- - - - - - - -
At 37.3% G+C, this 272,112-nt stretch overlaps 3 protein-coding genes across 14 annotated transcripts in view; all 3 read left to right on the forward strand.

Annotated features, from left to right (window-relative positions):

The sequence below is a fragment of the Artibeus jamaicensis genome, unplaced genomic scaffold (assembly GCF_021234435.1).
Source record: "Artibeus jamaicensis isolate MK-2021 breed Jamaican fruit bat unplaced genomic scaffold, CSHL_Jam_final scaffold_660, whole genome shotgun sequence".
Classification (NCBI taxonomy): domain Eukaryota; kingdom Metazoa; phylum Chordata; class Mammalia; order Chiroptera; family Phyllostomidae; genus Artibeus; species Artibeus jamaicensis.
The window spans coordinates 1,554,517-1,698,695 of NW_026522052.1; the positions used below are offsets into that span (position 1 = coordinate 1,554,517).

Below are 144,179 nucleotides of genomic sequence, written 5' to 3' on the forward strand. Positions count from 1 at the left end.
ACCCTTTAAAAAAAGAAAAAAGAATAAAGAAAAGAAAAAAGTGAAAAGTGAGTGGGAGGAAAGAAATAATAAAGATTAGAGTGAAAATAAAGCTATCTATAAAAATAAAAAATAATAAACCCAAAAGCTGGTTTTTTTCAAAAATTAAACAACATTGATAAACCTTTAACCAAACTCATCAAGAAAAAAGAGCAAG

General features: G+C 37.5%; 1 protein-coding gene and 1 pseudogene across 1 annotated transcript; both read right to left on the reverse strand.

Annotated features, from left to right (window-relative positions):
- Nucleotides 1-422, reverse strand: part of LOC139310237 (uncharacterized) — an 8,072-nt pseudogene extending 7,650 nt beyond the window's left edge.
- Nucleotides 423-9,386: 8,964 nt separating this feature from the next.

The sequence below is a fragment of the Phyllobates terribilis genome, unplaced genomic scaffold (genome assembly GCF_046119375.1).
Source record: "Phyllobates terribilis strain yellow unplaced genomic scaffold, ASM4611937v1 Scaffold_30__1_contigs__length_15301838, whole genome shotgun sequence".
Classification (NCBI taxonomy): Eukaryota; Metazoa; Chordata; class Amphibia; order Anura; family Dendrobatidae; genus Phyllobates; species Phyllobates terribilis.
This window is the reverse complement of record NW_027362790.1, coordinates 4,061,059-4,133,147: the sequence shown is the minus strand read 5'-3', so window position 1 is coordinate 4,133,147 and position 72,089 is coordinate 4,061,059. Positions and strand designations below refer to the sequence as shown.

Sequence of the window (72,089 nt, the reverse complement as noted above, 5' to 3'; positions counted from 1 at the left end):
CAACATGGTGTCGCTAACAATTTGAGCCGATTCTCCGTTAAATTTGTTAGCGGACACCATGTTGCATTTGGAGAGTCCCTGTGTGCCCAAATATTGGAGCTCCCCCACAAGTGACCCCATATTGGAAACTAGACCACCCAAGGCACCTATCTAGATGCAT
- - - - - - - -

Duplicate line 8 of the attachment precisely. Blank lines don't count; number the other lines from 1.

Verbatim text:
ACCCTTTAAAAAAAGAAAAAAGAATAAAGAAAAGAAAAAAGTGAAAAGTGAGTGGGAGGAAAGAAATAATAAAGATTAGAGTGAAAATAAAGCTATCTATAAAAATAAAAAATAATAAACCCAAAAGCTGGTTTTTTTCAAAAATTAAACAACATTGATAAACCTTTAACCAAACTCATCAAGAAAAAAGAGCAAG